Christmas Island’s First Underwater Digital Shootout

It is a fact that Christmas Island has some of the best diving in the world, with warm waters, healthy corals, abundant marine life and forever vis – just ask a local! So for a bit of fun and a chance to show off the underwater world a digital shootout was organised as part of Territory Week.
Christmas Island became a part of Australia on 1 October 1958 and celebrates this late entry with a week long (actually 10 days or so) festival of dance, music, art, and games fusing the local mix of Chinese, Malay and European cultures.

So it was a rather hyped band of divers who took to the waters over a weekend in late September to get these magical shots.

Cave by Hama, Christmas IslandA healthy competition ensued with the first divers taking to the waters on Friday night at Flying Fish Cove. This 'house reef' provides excellent night dives with loads of critters coming out to play and is an easy dive from the shore. Imagine – just after dark donning your dive gear, then strolling across a small beach to plunge into the blackness and watch the night time world come alive. After an hour of moseying around and taking photos returning to the shore to be enveloped in the tropical air, take a warm shower where you left your dive gear, cook a hot BBQ and sink a cold beer. It's all possible and that was the start of the weekend.

Garden Eel by Robin Hughes, Christmas IslandOver the next two days, divers took to their favourite spots on the shore or from the boats. The support from the dive boat operators was excellent with a series of slow dives being on offer. With most of the photographers using the compact digitals now readily available the slow dives were a little shallower and a little longer to enable the photographers to find the perfect shot.

Christmas Island diving is usually relaxed with little current, warm waters and many dive sites only a short boat ride away. The options are immense. Walls and steep drop offs, after all the Island rises dramatically from the sea with steep cliffs reaching upwards to tree covered terraces. These provide a home for many birds and crabs, including the endemic red crab and the world's largest land crab – the robber.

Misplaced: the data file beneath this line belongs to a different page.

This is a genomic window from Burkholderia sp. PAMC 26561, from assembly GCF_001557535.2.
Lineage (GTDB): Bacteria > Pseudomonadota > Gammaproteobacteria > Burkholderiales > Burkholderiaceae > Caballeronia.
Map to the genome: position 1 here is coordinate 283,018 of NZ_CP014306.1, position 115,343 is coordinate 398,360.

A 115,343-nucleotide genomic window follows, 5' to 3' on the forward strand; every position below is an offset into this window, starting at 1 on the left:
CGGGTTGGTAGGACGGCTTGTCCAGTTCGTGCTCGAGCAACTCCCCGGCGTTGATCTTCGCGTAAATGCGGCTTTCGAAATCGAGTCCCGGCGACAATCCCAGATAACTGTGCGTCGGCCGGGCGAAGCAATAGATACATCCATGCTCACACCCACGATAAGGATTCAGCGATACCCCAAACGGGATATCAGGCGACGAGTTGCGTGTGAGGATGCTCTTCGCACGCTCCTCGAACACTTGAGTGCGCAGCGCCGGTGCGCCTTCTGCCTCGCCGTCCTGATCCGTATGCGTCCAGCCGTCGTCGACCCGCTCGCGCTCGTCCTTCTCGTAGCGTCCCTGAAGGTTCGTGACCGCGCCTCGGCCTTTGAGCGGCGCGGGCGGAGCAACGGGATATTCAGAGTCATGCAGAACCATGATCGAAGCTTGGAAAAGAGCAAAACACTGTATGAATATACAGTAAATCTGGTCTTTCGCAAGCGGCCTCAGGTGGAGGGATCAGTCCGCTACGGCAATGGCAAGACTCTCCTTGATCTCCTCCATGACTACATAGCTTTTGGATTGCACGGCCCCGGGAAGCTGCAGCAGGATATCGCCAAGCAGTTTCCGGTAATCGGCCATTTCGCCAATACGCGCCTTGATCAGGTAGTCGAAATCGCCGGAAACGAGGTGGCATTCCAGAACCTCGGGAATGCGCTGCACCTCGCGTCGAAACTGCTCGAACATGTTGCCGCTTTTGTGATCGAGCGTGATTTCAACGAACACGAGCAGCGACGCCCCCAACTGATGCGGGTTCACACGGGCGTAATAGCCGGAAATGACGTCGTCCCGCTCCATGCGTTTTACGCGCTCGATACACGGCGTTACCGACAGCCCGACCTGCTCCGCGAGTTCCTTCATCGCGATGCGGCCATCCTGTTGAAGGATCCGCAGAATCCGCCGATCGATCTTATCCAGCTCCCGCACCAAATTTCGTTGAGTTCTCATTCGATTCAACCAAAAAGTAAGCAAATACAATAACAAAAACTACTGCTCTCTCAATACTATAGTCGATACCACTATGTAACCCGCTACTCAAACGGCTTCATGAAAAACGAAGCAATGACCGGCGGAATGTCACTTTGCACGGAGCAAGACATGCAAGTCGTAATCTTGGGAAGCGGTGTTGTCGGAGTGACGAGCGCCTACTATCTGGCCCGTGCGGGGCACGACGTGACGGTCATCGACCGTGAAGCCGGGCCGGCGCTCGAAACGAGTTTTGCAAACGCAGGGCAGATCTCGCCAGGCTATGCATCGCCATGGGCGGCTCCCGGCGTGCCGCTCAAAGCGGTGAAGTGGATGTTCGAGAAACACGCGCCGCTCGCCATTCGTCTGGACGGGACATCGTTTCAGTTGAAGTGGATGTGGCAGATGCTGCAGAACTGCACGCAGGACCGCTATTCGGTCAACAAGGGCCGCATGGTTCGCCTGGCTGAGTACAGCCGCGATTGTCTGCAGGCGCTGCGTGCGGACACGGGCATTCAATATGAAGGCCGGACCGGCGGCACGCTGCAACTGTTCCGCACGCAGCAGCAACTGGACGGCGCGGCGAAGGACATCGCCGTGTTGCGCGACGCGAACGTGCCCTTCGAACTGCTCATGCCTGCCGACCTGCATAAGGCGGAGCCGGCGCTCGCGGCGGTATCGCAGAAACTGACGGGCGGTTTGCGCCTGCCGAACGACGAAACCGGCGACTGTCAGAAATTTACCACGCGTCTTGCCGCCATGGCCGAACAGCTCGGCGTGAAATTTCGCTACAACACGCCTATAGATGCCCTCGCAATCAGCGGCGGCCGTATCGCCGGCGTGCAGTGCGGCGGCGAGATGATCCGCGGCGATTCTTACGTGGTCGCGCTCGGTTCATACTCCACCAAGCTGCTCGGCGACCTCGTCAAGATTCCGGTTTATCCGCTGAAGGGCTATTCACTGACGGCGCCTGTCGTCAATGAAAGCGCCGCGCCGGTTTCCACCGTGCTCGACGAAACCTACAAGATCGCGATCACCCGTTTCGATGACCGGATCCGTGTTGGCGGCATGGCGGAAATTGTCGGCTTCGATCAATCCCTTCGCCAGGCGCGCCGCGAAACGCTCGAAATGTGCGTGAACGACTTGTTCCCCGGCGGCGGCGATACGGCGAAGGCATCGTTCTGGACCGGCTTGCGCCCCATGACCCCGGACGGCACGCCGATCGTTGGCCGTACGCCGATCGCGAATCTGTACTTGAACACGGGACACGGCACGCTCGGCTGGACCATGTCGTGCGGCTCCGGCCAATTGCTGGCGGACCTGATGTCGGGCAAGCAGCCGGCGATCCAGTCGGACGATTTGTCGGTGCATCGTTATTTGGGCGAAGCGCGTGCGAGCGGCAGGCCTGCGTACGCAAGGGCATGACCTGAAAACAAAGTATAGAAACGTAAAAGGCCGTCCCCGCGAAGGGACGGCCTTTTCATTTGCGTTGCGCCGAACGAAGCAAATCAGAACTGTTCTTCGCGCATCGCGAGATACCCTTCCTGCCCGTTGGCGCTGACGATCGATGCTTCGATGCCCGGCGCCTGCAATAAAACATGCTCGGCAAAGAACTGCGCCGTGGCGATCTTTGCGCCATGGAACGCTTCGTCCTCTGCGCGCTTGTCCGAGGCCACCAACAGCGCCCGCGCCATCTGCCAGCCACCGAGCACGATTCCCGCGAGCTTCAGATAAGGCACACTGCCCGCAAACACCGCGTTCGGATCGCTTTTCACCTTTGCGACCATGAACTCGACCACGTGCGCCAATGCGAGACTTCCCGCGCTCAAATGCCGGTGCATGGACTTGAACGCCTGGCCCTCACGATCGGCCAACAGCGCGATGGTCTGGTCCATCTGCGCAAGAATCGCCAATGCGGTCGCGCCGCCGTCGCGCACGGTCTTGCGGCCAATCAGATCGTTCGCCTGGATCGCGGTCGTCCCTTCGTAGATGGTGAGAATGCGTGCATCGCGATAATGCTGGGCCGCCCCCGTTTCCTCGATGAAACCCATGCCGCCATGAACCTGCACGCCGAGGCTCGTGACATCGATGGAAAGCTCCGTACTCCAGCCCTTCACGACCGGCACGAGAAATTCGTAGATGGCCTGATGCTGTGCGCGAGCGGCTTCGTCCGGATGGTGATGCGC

Family of Tobis by Linda Cash, Christmas IslandThe coral gardens and bommies harbour many colourful tropical fish and hide critters including dragon and ribbon eels. There are anemone gardens, caves and even wrecks, the Eisvold and the Nissei Maru both sunk in the Second World War. Something for everyone, and for people who like their subjects big, Christmas Island has whale sharks - although they did not arrive in time for this paparazzi event. Must have mislaid their invitation!

And amazing shots were taken, judged and shown. A good crowd, including many non-divers, turned up at the viewing to see the best of the macro and wide angle shots and to judge the peoples choice.

The clear winner was our regular international guest Rob Hughes with his stunning shot of a garden eel. This image was also judged the best overall photo, much to the delight of the audience, and the dismay of the local divers (only kidding Rob – through you we have now seen a garden eel close up). Rob had only just flown in for a diving holiday from England and will leave with a range of Christmas Island goodies donated by local business, great memories and an invitation to join in again next year.

Porcelain Crabs by John Jaycock, Christmas IslandLocal divers Linda Cash won the best wide angle for a family of Tobys and John Jaycock snapped some snapping porcelain crabs for the best macro photo. A special prize was awarded to Hama for the quality and range of his portfolio.

The Shootout was supported by local businesses including Wet'n'Dry Adventures, Indian Ocean Diving Academy, National Jet Systems and the Christmas Island Tourism Association. Territory Week will be celebrated next year in late September and all are welcome to join in the fun.

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